I imagine a day in the Cinemax New York City headquarters — the ones below or adjacent to their more prestigious sister channel HBO — where an executive walks in with a short, but successful pitch for a television series to add to their short list of original programming: “Robert Kirkman, demonic possessions”.
At this point, few names have the kind of power in a television genre than Robert Kirkman does in supernatural horror. No one saw the wild success that his comics-based series The Walking Dead would become on AMC, but you can be sure that executives everywhere are looking to find the next most successful brainchild of graphic-novel writer. Outcast, whose first episode premiered on June 3 and is available to watch online, is Cinemax’s shot at repeating the magic of The Walking Dead. Its pilot episode shows some of the promise, and some of the pitfalls, that the zombie series did in its early years.
One thing that The Walking Dead has always excelled at is the shocking moments. It’s one of the reasons why it’s become appointment viewing for those even only mildly interested. If you don’t watch it the night of, or soon after, you risk seeing the details all over social media within hours. Outcast‘s first episode, “A Darkness Surrounds Him” starts with the kind of gripping shocker moment that Kirkman does so well, with a boy smashing a cockroach with his forehead before attempting to bite off his own finger. It’s a decidedly get-foot-in-the-door approach to hooking viewers to a new series, and it’s hard to disagree with the tactic. When you open with cockroach smashing and self-mutilation, it’s difficult for a viewer not to hang around to see what this is all about.
The issue with Outcast‘s pilot is the answer, which seems to come quickly and far too neatly. The boy is processed by the devil (or some off-shoot), and has all the symptoms we’ve learned come with such a possession. He talks in a low, gravelly voice of things of which he should have no knowledge, he’s physically pained by prayers and holy crosses, and he floats around the room like Sigourney Weaver in Ghostbusters. The fact that the series isn’t really about this boy at all is irrelevant, and doesn’t change the fact that these moments have become clichés and tropes more than horror.
In truth, the series is really about Kyle Barnes (Patrick Fugit), whose story is just a little more nuanced than that of the demonized child. Kyle, who when we find him is in a state of depravity and apparent depression, has had, let’s say, a rough life. Through the now-mandatory pilot episode flashback, we learn that Kyle grew up with his abusive mother who, like the boy with the cockroach, was seemingly possessed by evil spirits; an easier out for someone than just admitting they’re a horrible person, I imagine. She beat him, screamed at him, and locked him in the pantry for days on end. It appears that whatever help Kyle has received since that point has done little to erase the memories.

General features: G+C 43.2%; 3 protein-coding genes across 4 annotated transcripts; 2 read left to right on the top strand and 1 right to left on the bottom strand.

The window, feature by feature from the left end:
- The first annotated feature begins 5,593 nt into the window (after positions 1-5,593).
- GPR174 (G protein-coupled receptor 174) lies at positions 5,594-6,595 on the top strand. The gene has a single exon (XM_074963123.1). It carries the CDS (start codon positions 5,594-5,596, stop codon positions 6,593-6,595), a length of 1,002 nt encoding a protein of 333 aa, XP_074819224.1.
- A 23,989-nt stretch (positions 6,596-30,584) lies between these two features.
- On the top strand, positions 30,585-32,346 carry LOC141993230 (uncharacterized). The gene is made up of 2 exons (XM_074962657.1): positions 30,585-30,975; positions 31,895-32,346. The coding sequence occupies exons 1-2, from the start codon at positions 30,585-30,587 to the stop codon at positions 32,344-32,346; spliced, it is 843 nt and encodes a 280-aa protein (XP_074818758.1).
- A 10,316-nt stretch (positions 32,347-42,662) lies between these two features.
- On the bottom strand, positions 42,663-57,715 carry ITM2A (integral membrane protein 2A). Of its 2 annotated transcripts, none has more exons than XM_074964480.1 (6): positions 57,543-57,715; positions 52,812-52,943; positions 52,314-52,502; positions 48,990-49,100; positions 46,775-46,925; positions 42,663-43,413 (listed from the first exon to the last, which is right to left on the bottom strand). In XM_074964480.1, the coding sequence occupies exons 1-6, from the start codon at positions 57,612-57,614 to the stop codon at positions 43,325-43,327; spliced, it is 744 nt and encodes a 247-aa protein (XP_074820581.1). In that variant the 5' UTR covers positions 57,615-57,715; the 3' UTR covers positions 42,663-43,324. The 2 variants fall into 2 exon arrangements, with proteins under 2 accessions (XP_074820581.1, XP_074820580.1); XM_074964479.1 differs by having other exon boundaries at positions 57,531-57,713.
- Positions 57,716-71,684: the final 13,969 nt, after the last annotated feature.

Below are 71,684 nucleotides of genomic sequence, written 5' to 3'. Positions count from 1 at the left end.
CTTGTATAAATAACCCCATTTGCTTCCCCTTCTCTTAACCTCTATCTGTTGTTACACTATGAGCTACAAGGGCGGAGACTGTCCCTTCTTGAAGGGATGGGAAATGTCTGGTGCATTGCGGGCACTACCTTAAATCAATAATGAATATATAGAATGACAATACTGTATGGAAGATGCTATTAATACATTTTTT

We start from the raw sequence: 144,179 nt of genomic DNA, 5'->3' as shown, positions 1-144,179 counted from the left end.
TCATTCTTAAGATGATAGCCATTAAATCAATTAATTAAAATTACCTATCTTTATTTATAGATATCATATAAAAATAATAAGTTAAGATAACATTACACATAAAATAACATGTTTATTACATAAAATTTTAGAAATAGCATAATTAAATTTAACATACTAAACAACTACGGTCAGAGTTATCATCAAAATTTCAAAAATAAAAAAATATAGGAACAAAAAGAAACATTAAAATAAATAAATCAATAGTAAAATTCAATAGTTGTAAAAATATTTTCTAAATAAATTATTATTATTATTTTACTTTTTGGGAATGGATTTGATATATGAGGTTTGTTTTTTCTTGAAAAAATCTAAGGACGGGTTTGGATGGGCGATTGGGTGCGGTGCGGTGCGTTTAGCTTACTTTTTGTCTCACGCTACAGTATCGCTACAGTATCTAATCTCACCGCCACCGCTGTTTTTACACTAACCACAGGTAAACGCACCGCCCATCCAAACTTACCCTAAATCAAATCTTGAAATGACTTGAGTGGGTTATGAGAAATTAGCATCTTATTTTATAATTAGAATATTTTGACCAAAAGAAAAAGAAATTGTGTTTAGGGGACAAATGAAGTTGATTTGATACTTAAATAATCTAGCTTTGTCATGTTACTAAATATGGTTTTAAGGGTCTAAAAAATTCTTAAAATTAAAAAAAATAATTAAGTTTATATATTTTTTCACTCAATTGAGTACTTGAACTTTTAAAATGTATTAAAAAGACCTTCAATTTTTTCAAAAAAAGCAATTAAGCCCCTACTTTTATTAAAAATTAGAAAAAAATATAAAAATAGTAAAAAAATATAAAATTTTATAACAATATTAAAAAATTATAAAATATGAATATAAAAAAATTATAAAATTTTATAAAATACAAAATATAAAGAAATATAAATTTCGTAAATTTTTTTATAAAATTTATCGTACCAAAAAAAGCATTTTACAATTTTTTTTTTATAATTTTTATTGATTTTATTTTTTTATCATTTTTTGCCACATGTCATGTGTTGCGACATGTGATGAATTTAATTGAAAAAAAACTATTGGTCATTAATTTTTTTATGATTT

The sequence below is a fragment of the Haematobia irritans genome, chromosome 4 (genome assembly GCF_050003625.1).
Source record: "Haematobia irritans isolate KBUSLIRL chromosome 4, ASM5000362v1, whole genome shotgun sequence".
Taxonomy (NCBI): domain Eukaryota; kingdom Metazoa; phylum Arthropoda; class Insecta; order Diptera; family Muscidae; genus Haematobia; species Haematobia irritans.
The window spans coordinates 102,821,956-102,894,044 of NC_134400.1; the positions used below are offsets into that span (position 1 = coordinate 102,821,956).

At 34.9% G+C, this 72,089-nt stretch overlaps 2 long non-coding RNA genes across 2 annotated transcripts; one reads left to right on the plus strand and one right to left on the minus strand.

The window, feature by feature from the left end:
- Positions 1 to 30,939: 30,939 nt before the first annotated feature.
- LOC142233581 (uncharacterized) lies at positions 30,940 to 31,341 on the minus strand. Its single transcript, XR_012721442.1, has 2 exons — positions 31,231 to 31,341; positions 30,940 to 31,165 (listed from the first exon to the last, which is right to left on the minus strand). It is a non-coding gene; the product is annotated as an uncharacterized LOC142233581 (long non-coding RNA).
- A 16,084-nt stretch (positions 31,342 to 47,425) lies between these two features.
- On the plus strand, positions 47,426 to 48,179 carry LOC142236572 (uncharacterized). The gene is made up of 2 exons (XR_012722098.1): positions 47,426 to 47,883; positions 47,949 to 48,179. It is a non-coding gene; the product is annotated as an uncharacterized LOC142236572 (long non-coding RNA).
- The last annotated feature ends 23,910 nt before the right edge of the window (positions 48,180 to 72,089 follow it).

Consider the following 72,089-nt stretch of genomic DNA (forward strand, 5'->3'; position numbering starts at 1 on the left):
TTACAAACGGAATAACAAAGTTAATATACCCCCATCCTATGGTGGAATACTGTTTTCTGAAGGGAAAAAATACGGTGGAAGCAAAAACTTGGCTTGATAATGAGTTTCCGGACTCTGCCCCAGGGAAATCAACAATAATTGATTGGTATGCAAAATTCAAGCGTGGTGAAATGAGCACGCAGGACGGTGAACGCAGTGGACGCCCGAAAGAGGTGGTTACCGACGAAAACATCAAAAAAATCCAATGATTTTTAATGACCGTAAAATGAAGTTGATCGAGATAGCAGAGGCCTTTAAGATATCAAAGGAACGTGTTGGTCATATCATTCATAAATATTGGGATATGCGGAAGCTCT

Even an adoption from the nice Holter family could not save Kyle, though his sister, Megan Holter (Wrenn Schmidt), seems to be the only one who is currently looking out for his safety, much to the chagrin of her cop husband. The hook for the series lies is in the fact that Kyle can’t, no matter what he does, escape from the evil forces that took his mother. Through ever more flashbacks and even some neat little in-dialogue exposition, we learn that Kyle’s wife was also possessed and may have hurt their daughter in the process.
For those keeping count at home, that’s three, count ’em, three characters in the opening episode alone whose soul is, or has at one point been, inhabited by evil. A good rule for whether a The Walking Dead episode is too over the top is to count the zombie fights, and it seems Outcast is set to follow this example by doubling down on the scenes of harried souls fighting the hold of the devil.
That’s not to say that these scenes, in and of themselves, aren’t tense and lively and unnerving. Episode director Adam Wingard knows his way around a possession, but going to the well too often, especially in the pilot episode, doesn’t bode well for the series’ future. Neither does the ominous environment that pervades each and every scene, not allowing a moment for the characters or the audience to recognize a real world behind all this horror.
Unlike the opening episode of Outcast I don’t want to give the impression that all hope is lost. In reality, there are some truly intriguing things about Cinemax’s new series, first and foremost being the work from the underrated Patrick Fugit in the lead. Fugit possesses (yep, pun definitely intended) the savvy to imbue some of the more cliché character notes with a sense of realness that is makes his Kyle rise above complete sad-sack status, which at the very least, has me interested in where the first season will go from here.